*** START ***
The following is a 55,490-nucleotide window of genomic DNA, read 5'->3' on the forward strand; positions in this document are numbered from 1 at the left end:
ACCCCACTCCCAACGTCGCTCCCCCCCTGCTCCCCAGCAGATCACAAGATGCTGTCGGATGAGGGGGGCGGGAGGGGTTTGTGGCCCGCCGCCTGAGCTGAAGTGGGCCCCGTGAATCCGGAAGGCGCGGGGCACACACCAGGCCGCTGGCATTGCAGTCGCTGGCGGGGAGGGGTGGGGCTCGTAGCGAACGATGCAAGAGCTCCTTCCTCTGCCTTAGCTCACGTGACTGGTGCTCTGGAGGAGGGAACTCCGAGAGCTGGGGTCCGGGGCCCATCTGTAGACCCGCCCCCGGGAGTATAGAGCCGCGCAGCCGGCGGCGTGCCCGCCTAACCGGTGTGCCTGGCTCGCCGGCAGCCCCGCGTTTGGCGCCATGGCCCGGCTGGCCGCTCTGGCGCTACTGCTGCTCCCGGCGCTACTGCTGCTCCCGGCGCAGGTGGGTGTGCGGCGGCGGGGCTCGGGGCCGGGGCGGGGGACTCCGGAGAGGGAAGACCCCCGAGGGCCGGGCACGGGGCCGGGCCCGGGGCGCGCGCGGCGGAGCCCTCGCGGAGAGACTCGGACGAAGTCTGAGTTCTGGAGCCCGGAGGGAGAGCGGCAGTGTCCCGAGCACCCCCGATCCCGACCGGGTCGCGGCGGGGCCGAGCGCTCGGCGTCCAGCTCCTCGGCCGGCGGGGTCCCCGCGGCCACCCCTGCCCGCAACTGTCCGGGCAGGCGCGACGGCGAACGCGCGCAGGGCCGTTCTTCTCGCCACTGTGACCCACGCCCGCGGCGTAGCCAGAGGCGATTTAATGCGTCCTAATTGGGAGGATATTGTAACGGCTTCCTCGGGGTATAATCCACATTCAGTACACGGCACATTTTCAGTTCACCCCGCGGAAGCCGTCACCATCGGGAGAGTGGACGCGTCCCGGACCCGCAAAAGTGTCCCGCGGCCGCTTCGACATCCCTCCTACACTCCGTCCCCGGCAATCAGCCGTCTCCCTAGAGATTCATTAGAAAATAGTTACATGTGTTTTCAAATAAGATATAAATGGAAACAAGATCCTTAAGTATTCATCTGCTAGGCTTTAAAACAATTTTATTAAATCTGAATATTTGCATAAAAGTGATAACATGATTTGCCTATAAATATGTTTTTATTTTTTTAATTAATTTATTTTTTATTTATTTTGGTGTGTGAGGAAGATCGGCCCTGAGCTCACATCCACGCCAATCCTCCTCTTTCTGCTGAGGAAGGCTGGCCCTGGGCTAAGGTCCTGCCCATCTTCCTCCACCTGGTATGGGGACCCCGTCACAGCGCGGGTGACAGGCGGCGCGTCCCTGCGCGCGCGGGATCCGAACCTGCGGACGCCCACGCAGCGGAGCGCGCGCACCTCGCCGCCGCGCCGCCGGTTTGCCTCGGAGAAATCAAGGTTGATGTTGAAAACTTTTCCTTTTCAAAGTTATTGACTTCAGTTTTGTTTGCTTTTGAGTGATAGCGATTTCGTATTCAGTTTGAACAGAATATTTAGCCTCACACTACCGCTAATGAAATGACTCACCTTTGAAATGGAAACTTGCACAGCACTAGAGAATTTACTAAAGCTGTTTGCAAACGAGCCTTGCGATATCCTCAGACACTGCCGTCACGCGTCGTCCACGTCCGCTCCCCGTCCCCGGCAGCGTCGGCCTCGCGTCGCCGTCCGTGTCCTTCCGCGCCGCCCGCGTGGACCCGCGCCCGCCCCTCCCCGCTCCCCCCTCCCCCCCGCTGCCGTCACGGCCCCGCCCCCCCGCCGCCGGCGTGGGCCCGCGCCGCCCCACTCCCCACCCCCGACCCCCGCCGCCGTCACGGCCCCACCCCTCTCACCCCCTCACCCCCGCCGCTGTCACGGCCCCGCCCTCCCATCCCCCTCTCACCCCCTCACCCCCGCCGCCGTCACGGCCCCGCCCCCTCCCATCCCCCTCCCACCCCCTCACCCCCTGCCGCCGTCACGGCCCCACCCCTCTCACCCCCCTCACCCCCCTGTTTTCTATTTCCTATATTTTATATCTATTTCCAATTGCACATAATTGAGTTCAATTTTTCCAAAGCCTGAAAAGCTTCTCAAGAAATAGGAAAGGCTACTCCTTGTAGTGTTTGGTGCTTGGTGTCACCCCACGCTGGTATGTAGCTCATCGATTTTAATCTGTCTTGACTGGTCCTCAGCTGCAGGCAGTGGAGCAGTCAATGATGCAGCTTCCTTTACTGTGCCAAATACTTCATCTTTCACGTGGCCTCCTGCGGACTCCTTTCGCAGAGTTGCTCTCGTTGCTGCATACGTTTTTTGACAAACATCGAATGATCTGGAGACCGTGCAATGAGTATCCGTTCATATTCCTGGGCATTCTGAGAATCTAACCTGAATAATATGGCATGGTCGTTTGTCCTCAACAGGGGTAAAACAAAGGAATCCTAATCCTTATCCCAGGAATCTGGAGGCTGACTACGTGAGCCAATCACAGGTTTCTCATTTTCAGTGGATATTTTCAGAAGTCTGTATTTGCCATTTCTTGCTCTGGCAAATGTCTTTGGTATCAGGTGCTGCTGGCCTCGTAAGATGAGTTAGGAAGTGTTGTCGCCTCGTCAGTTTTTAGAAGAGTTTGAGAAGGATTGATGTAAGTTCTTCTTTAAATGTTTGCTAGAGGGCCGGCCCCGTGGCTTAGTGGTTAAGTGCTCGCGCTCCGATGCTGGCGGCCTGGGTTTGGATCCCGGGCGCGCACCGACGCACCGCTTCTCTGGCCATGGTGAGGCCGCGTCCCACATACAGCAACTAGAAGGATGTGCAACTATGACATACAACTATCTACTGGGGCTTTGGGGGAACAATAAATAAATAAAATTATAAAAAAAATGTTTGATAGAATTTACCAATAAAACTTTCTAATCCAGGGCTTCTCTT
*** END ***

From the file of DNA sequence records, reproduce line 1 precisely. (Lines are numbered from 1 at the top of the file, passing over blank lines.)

The following is a 55,490-nucleotide window of genomic DNA, read 5'->3' on the forward strand; positions in this document are numbered from 1 at the left end: